I been added so that there may be a
, *oft, comfortable reading light on the
table and a fan on sultry nights and a
'chafing dish for an impromptu party.
LITTLE INTEREST IN
EARLY MARKET HOURS
Crucible Steel Heavy at Outset, but
Soon Recovered; C. & 0.
Makes Change
By Associated Press
New York, Sept. 11.—To-day's stock
market developed no features of in
terest in the early dealings. Invest
ment issues were neglected, while war
specialties manifested further reac
tionary tendencies. General Motors de
fining 4 points to 259 and Studebaker
- % to 113%. Crucible Steel also was
! heavy at the outset, but soon recov
ered. United States Steel changed
hunds in large blocks at a small frac
tional loss. Chesapeake and Ohio wis
the only railroad stock to make a ma
terial change, losing a point at 47 V 4 •
NEW YORK STOCKS
Furnished by E. S. Goshorn,
208-209 Arcade Building.
New York, Sept. 11.
Open. High. Low. Clos.
| Alaska GM 35 35% 334 33%
j Allis-Chal . 38% 39% 3S 38%
-Am Bt Sub 65 65 64 64 %
lAm Can .. 56% 56% 55% 56
Am C& F. 67 67 66% 67
Am Cot Oil 50 50 50 50
Am Ice Sec 23% 23% 23% 23%
Am Loco . 52% 52% 51% 52
!Am Smelt . 80% 81 80% 80%
Am T & T. 122%" 122% 122% 122%
Anaconda . 69% 69% 69 % 69%
Atchison .. 100% 101 100% 101%'
Baldwin .. 79% 79% 78% 79
B& O 82% S2 % 82% 82% i
Beth Steel . 312 312 312 312
Bklyn RT. 84 84 83% 83%
Cal Petro. . 17% 17% 17% 17%
Can Pacific 153% 153% 153 153
(Cent Leath 44% 44% 44% 44%
IC & 0 47% 47% 47% 47% 1
C. M&St P 84% 84% 84 84
C.HI4P. 19 >4 20 % 19% 20%;
C Con Cop. 41% 44% 44% 44%
Cruc St . . S6 87% 85% 85% j
Dist Sec .. 26 26% 26 26%
Eric 29% 29% 29% 29% i
Erie Ist pfd 47% 48% 47% 47%!
Gen E Co.. 170% 171 170% 170%!
Gen Motors 259 261 255% 255%
Goodr'n BF 62% 62% 61% 61%
Gt Nor pfd 118% 118% I
Gt N Ore s 41 41 40% 40%
Gug Expl. . 64% 64% 63% 63%
Insp Cop .. 34% 34% 34% 34%
Lehigh Val 143 143 142% 142%
Mex Petro. 84% 54% 83% 83%
Miami Cop 26% 26%
Nat Lead.. 63% 63% 63% 63%
N Y Cent.. 92% 92% 91% 92
NY.NH& H 66% 67 66 % 67
Nor & W. . 109% 109%
North Pac. 107 107 107 107
Pac Mail.. 30% 30% 30% 30%
Pa Rail 109% 109% 109% 109%
i Pitts C 32% 32% 32% 32%
Pitts C pd. 100% 100% 100% 100%
Press SC.. 60 60% 60 60
Rail SS. . . 38 38 38 38
Reading .. 149% 149% 148% 149%
Rep 15... 42% 42% 42% 42%
South Pac. 88% 88% 88% 88%
South Ry.. 16% 16% 16 10
Studebaker. 113% 115% 113% 114%
Tenn Cop.. 56% 56% 54% 55%
Third Ave. 56 57 % 56 57%
Union Pac. 129% 129% 128% 129%
U S Rub.. 49% 49% 49 49%
US Steel.. 74% 75% 74% 74%
U S Stl pd. 113% 113% 113% 113%
Utah Cop.. 65% 66% 65% 66%
West U Tel 76% 76% 75% 75%
West Mfg.. 114% 115 113% 114%
FHII.ADEXrHIA STOCKS
By Associated Press
Philadelphia, Sept. 11. Wheat
Higher: o. 2, red. new, spot. Septem
ber, $1.09% @1.11%; No. 2, red, western,
new, sl.l4%<ff 1.16%.
Corn—Market higher: Noo. 2. yellow,
local, 86%@87%c; steamer, No. 2, yel
low, local, 85% @B6 %c.
Oats Higher; No. 2. white, none
here; No. 3, white, new, [email protected]
Bran The market is quiet; winter,
city mill, winter, per ton, $26.60;
western, winter, per ton. none here;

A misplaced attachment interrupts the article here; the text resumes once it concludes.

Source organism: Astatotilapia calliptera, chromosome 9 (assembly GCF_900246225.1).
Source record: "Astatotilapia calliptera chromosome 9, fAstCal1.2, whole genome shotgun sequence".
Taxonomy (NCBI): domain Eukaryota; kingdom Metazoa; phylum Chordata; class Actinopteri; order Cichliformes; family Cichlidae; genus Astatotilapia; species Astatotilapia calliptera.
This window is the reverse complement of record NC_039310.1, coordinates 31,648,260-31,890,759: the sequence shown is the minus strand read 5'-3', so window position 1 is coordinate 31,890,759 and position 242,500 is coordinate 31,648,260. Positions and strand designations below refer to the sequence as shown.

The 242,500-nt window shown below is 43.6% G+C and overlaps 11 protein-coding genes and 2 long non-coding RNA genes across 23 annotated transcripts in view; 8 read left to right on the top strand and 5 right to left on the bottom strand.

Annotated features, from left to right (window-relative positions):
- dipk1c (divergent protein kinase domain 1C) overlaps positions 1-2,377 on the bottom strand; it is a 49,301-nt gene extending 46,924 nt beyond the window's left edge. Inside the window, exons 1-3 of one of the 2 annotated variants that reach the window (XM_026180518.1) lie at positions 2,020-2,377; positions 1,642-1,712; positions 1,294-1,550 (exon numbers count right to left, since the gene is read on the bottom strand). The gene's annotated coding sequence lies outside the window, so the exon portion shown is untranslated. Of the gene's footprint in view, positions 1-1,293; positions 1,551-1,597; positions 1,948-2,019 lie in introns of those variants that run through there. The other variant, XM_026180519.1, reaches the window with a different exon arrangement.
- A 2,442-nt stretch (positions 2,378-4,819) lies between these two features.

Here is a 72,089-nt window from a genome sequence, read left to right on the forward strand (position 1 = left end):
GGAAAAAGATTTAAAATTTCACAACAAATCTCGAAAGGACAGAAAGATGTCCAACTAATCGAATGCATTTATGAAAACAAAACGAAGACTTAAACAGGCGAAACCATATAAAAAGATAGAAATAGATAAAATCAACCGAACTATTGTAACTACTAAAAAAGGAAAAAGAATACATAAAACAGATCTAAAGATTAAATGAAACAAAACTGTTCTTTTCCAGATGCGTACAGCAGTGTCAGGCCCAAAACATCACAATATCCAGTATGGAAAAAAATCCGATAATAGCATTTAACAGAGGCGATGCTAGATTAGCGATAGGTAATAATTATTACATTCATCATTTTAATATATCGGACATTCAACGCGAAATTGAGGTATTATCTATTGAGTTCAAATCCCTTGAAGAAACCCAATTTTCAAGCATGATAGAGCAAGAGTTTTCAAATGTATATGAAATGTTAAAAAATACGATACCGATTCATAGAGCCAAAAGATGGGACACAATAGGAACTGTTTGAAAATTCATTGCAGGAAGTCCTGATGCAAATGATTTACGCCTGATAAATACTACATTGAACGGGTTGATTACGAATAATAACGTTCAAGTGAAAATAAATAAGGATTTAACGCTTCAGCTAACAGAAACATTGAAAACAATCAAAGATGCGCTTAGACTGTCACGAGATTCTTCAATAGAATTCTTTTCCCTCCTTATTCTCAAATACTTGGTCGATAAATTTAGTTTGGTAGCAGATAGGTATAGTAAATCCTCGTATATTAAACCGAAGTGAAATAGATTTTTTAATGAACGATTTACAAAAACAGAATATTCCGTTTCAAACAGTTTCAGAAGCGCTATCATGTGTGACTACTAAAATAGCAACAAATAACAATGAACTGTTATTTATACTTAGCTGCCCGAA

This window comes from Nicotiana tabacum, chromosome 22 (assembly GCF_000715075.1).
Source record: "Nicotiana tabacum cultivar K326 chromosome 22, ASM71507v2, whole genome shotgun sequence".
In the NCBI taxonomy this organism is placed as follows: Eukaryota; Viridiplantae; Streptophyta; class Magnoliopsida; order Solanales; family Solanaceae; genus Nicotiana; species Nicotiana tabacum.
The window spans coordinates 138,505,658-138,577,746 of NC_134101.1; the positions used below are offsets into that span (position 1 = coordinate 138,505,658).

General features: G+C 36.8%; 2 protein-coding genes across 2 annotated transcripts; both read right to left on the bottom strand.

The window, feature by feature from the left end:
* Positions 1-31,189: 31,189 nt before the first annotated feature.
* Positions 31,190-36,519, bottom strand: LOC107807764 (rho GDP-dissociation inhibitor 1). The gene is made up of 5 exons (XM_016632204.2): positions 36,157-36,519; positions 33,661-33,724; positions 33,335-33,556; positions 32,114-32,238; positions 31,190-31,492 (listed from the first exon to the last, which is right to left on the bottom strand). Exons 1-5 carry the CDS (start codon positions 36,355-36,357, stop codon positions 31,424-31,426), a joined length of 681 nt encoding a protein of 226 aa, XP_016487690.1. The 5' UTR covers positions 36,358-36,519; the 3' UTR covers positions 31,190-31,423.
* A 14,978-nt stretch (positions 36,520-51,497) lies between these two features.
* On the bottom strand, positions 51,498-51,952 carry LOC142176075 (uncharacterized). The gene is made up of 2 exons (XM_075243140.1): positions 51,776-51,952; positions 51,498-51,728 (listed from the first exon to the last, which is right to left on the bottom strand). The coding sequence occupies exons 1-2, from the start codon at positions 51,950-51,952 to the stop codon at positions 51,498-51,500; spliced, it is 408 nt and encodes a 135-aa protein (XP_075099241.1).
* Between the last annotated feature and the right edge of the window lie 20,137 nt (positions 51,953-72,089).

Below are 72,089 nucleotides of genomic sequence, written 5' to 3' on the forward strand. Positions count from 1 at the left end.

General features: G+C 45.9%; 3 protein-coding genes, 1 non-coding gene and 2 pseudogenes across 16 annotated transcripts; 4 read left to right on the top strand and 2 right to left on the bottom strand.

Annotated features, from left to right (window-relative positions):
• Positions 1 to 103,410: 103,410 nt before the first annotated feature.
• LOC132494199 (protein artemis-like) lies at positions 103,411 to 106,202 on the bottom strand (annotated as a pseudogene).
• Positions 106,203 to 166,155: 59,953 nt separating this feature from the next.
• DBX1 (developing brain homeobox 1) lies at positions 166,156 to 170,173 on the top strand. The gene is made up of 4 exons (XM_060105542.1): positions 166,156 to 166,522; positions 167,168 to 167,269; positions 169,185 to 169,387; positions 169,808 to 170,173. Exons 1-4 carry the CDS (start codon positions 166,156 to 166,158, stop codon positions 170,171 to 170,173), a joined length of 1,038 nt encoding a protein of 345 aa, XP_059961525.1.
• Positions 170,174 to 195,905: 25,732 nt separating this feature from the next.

spring, per ton, [email protected]
Refined Sugars—Market unchanged;
powdered, p.soc; fine granulated, 5.40 c;
confectioners' A. 5.30 c.
Butter Market quiet: western,
creamery, extra, 26c; nearby prints,
fancy, 29c.
Eggs The market is firm;
Pennsylvania and other nearby firsts,
free cases, [email protected] per case; nearby
current receipts, free cases, [email protected];
western extra firsts, free cases, $7.80©
8.10; western firsts, free cases, $7.20®
7.50.
Live Poultry Market dull; fowls,
[email protected]; old roosters, [email protected]; broil
ing chickens, [email protected]: spring ducks, 14
@lsc; old ducks. [email protected]
Dressed Poultry Market steady;
fresh killed fowls, fancy. i.s»[email protected]»c. .10,
average. 16%@1i%c; do., unattractive,
14%@\5%c; do., old roosters, 13c; do.,
broiling chickens, nearby. [email protected]>26c; do.,
western. [email protected]; do., spring ducks. IS
@l7c; do., western, [email protected]; ice packed
fowls, 15 @ 18c.
Potatoes Market steady; Maine,
per bushel, [email protected] New York, per
bushel. 15<fl>20c: Southern, per barr*l.
[email protected]; Jersey No. 1, per basket, 25
@3sc; Jersey No. 2, per basket, [email protected]
Flour —Quiet.steady; winter straights
new, [email protected]; spring, straights, new,
[email protected] 5.00; do., patents, new, $5.00®
5.25; do., patent, old, [email protected]
Hay—Steady; new hay, $16.00021.00;
per ton as to quality;
bales. [email protected]; No. 1, medium
bales, $25.00; No. 2, do.. $14.00; No. i,
do.. $20.00 @21.00.
Light mixed, $24.00; No. 1. do., $22.50
@23.00; No. 2. do.. $20.00021.00.
CHIC AGO CATTI.E
Chicago. 111.. Sept. 11. Hogs Re
ceipts, 9.000; light strong, others weak.
Bulk of sales. $6.80®7.85: light, $7.45®
8.25; mixed. [email protected]; heavy. $6.25®
7.75; rough, [email protected]; pigs, $6.50®
7.75.
Cattle Receipts, 8,000; steady.
Beeves, [email protected]; cows and heifers,
[email protected]; Texas steers, [email protected];
western steers. [email protected]; calves. $7.50
@ll.st'.
Sheep Receipts, 2,000; strong. Na
tive. $0.40®5.90; western, [email protected];
yearlings, [email protected]: lambs, native,
[email protected]; western, [email protected]
AMUSEMENTS AMUSEMENTS
[ the Water's
JB Bathing Never Better at Hershey Park
fluffi, Sacred Band Concert
jKf Sunday Afternoon 2to 5 P.M.
Hon/tin/Y Every Wednesday and
IsallCing Saturday Evening
KR
Great Masterpiece Film Productions at Theater
Every Mon., Wed. and Sat. Evenings.
The
Ugly Duckling
W l ' HERE is the child who has not marveled at the
; change from the ugly, awkward, gray duckling,
, to the beautiful white swan?
Our completed store will not be a spotless swan as
the story goes, but the comparison is good.
' 1 W or k has progressed rapidly from the beginning,
> : | but has remained in its crude state.
J i Now th e time is ripe for "finishing touches" and
L-„ the next couple weeks will show a decided step
toward completion.
We are aware of the inconvenience which department changes
bring about and ask for your kindly patience a short while longer.
Floormen and elevator men can best direct you.
JSjowmanZ
CALL 1991—ANY PHONE . t : FOUNDED 1871
Local G. A. R. Veterans
Arrange For Jaunt to j